Native Arts | Baje Whitehorn Sr.


By Dottie Indyke

Baje Whitethorn Sr. loved summer nights when he was young, when he and his brothers and sisters would sit out under the stars that looked down on nearby mesas and valleys and listen to his shepherd grandmother tell the many stories she had listened to when she was young. The mountains in the distance would flicker with the moonlight, and their shapes seemed to move against the sky as she spoke of heroes, legends, and their homeland, her hand sweeping across the nocturnal landscape. “She told us the hills would dance for us,” Whitethorn says. And he believed her, just as he believed in something that he couldn’t then describe but that he would later call his “Navajo-ness.”

“From sunup to sundown, it was something you lived,” he says. “There was harmony and balance. You did your best with what little you had, and you didn’t realize it was a little. It was enough that we had a house—we had no need for money in our pockets. We were who we were.”

Whitethorn, today a nationally acclaimed Native American artist and children’s book author, also sees himself as a historian and an educator. He wants to help those who didn’t grow up with their roots to learn about and feel them, and he is sometimes amazed at the results. Art-lovers who view his work in galleries in France and Germany have traveled to his home near Flagstaff, AZ, and recognized him on sight. They tell him they have come to see the spirit and the essence of Navajo country after feeling that connection through his artwork.

Growing up on the reservation in northeastern Arizona, Whitethorn inherited an interest in art from his mother, an expert rug weaver who sold her creations at the nearest trading post in Shonto. He also learned from his four older brothers, who were constantly drawing the horses his father kept on their land, along with cattle and sheep. Whitethorn first started sketching when he was 5, and he continued to pursue art through his years at the government boarding school, where dormitory supervisors would give him drawing paper, ideas, and encouragement. He took a few art classes in high school and at Grand Canyon College in Phoenix but never had the formal art training his high school and college teachers recommended for him as they applauded his work.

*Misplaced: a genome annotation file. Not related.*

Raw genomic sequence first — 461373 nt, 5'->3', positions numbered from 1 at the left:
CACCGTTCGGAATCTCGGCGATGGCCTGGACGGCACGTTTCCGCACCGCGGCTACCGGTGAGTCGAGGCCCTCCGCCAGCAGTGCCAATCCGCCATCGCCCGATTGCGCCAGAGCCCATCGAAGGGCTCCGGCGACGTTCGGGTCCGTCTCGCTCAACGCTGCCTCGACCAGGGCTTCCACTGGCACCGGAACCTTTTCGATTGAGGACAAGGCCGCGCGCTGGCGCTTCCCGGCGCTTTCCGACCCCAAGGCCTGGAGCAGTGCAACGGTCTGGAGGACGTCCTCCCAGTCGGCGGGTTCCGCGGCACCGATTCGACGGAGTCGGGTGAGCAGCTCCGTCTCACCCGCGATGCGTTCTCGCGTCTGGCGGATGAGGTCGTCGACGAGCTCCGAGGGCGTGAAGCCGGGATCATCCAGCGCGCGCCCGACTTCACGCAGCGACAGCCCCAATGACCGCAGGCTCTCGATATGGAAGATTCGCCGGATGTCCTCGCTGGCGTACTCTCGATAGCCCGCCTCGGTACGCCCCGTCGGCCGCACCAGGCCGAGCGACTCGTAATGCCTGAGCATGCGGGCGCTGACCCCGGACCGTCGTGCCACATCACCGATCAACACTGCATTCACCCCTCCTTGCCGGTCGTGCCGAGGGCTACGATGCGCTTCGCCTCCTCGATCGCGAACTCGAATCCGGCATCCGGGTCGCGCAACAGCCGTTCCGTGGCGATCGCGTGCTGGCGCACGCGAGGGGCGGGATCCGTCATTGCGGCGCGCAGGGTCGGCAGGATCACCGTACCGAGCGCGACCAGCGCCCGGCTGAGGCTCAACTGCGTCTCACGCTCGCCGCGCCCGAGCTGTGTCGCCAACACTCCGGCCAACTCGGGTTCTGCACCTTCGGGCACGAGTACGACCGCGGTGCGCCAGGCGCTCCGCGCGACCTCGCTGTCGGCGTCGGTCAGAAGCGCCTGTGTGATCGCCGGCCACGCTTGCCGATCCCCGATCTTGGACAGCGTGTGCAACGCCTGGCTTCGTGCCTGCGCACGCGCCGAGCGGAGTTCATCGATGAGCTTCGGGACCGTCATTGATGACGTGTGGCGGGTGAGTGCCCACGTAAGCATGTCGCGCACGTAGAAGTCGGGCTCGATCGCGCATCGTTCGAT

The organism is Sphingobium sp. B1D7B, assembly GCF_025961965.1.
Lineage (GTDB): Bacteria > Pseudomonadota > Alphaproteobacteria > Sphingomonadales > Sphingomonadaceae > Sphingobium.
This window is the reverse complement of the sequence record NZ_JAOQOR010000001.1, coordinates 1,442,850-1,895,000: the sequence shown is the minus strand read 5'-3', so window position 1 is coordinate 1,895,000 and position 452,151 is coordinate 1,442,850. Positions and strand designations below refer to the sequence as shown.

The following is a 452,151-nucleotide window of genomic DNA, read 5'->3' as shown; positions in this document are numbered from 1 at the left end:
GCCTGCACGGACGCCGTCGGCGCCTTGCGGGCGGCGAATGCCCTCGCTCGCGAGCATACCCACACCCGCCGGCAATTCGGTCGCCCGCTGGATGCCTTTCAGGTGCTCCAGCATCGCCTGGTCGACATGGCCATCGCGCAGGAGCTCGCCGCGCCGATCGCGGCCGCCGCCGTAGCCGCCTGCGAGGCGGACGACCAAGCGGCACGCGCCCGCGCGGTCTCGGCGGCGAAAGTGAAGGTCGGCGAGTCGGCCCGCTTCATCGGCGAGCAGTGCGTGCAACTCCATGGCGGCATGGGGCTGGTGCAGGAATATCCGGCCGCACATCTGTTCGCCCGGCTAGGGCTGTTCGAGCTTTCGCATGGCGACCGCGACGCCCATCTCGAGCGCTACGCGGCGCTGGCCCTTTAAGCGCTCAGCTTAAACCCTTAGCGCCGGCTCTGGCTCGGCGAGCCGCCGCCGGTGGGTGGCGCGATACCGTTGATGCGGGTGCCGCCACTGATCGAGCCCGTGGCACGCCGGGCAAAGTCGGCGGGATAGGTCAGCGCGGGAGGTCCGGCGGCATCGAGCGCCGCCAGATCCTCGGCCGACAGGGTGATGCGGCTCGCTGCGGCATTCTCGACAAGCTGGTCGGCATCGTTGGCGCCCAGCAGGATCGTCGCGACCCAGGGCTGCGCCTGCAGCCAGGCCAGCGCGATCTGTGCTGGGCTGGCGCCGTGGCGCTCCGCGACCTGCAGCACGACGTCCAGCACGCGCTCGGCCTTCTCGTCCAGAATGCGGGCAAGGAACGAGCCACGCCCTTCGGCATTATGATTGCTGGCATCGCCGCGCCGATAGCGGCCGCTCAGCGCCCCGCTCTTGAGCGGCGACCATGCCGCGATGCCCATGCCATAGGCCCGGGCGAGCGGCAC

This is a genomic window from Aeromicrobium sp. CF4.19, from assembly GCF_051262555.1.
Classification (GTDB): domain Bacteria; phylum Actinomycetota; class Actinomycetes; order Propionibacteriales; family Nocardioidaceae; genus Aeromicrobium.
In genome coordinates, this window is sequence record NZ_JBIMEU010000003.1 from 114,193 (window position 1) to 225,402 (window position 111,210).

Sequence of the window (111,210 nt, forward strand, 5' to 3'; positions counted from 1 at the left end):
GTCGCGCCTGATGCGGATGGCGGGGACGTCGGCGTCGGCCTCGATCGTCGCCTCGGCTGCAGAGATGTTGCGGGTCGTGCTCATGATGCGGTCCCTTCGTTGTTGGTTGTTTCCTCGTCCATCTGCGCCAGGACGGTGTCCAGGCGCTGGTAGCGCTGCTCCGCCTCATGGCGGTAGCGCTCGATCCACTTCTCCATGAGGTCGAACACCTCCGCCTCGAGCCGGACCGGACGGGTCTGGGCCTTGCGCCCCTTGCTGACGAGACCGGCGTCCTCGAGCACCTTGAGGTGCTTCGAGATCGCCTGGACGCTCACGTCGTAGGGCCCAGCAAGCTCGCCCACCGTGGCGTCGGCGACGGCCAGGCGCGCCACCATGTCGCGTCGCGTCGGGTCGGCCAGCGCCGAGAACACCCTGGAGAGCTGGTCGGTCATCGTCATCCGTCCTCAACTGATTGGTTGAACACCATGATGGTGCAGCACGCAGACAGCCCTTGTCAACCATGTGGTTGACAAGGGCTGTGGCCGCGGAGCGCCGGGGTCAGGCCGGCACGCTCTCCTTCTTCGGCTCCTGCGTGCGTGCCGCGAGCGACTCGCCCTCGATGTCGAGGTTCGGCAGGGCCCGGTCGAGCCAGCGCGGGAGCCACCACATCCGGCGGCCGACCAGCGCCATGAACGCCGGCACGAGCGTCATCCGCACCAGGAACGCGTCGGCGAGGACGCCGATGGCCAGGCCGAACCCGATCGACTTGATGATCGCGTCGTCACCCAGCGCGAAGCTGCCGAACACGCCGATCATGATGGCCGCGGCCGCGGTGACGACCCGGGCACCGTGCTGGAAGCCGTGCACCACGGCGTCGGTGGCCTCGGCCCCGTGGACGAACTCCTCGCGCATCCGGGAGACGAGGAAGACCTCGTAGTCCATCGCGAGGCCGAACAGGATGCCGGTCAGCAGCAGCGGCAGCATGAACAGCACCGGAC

Those words of support would come back to Whitethorn at a pivotal time in 1986, when he was given the choice of retiring from his job testing nuclear reactors in Phoenix or relocating to a lucrative position in Argentina. His wife, Priscilla, with whom he has four children, said no to the move. Whitethorn didn’t want to go, either. “But then all those words, all those people who encouraged me, who said, ‘One of these days, you’re going to do well with your artwork’—all of them came flooding back to me,” Whitethorn says.

“It was like I was on a platform in the middle of the ocean, and I decided I was going to jump in,” he said. “Nobody knew me, but I was going to try.” While he was wrestling with this idea, Priscilla posed a poignant question: “Who’s going to pay you?” “I don’t know,” Whitethorn replied.

Success, however, came quickly. He painted landscapes of the mountains, mesas, and sunsets near his home and sold them for $75 each. As interest in his painting grew, the price of his paintings doubled, then doubled again. Galleries sought him out, and the prices catapulted further upward. “I wanted to celebrate the day I got $1,000 for a painting, but things were so busy it had already happened before I realized it,” he says.

Whitethorn began writing and illustrating children’s books in 1990 with Sunpainters: Eclipse of the Navajo Sun, a colorful book about occurrences in nature and learning respect for the Earth from them. It was reprinted by Salinas Bookshelf Inc. of Flagstaff this April, and a printing in Navajo will be out soon. Whitethorn also illustrated some of the Native American legends that he heard from his grandmother, including those of the Monster Birds, Monster Slayer, Kika, and the Raven. Whitethorn is currently traveling the country to promote his sixth book, Father’s Boots, which is printed in English and Navajo. In 1998, the Arizona Library Association named him Outstanding Contributor to Children’s Literature.

Featured in August 2002